FX Update: Currency traders largely sitting on their hands as risky assets gyrate
Head of FX Strategy, Saxo Bank Group
Summary: USDJPY came close to a full reversal yesterday and it may be only a matter of time before it is punching back lower, especially if Trump indicates a war against the strong US dollar is about to get under way. In general, FX traders seem to be so many deer frozen in the headlights as the response to the injection of volatility elsewhere has seen muted reaction in currencies.
- Long USDCAD for 1.3500+, but tightening stops to below 1.3250
- Long (Nov 6 – days after election) 1.1200 EURUSD calls
- Short USDJPY with stop above 111.20 for 106.00 target
Our headlines for today aren’t entirely fair – that FX traders are sitting on their hands and reaction to volatility spiking elsewhere have proven muted in FX. While the daily trading range in EURUSD has hardly picked up notably in recent weeks, implied volatilities are on the move as FX traders perhaps sense that something big is afoot here, but aren’t entirely sure what to do about it. The 3-month EURUSD implied volatility for options, for example, has move swiftly in recent days to nearly 5.5% after posting a record low around 4.1% less than three weeks ago. Similarly, USDJPY, which has gyrated wildly over the last week, even if the price is largely unchanged from a week prior, has seen its 3-month implied volatility spike to a more than 4-month high at above 6.3%.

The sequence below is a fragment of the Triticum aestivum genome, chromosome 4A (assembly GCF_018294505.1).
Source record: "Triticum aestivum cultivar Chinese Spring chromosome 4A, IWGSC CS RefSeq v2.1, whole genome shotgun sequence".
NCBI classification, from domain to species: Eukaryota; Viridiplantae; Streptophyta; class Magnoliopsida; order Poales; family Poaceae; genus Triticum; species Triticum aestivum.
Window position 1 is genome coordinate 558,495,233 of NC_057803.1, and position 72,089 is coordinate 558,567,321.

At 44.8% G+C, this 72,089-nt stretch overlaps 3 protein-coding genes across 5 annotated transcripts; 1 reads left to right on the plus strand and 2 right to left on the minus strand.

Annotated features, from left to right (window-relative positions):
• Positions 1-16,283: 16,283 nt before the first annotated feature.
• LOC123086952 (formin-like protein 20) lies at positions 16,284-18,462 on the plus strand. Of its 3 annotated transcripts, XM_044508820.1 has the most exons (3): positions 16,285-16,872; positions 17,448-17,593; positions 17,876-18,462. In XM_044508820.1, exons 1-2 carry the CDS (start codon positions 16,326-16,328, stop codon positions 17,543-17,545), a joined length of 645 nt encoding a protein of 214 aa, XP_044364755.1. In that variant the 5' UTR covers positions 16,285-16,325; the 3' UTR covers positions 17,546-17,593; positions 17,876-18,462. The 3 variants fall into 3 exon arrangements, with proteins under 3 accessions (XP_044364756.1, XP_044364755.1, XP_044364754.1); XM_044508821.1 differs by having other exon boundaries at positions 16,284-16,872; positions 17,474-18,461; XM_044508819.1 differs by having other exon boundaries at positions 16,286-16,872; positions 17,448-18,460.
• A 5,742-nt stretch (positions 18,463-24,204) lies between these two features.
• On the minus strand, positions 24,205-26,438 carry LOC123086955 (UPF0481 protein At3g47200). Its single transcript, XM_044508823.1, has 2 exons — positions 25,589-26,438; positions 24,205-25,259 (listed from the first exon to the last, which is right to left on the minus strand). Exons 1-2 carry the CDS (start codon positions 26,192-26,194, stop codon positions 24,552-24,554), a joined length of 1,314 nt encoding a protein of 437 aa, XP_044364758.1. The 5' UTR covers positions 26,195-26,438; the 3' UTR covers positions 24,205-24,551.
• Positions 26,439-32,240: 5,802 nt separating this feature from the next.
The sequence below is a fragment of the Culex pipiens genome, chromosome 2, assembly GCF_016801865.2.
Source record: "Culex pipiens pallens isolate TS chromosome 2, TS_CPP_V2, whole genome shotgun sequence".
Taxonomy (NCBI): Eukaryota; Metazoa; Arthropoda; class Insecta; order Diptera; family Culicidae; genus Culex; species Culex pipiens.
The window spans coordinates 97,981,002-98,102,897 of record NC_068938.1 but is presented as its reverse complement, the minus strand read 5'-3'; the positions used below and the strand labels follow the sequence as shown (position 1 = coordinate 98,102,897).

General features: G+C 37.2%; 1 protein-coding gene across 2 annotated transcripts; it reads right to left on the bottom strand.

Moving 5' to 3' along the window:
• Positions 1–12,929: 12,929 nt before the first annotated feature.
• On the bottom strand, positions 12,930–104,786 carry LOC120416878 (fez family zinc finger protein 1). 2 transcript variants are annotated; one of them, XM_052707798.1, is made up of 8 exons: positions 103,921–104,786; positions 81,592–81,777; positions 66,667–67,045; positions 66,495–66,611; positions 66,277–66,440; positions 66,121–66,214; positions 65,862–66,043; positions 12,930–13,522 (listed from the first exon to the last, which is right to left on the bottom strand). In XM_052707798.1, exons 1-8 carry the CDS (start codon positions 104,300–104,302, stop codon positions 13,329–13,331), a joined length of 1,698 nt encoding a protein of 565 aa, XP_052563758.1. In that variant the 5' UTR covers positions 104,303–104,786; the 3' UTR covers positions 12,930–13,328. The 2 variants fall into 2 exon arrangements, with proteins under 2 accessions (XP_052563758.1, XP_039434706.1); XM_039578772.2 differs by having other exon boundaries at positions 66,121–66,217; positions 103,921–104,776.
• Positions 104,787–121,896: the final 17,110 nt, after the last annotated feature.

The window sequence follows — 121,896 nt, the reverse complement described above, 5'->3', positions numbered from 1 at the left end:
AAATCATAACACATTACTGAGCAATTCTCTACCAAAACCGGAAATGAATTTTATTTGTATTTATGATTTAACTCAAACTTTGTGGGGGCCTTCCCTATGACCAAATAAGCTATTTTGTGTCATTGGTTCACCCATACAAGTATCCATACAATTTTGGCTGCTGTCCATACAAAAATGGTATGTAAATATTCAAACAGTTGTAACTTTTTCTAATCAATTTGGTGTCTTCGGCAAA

Please have listen to today’s Market Call podcast, which I hosted with guest Saxo CIO Steen Jakobsen. We discussed the ongoing coronavirus fallout, US President Trump’s likely response to what is unfolding in markets here, the tone-deaf and behind-the-curve Fed, supply chain and SME risks as the real problem here, and much more.
One thing we are looking for in the coming couple of sessions will be US President Trump’s response to all that is going on here. He is notoriously sensitive to the stock market as an indicator of his success and must be steaming after an (as of this writing with futures down overnight) more than 8% correction from the highs in the space of a week. As I discussed with Steen on the podcast, Trump is happy to tear up the rule book to get what he wants and policy impulse on the USD could come at any time from the US Treasury if the Fed isn’t onside and Trump feels under enough pressure.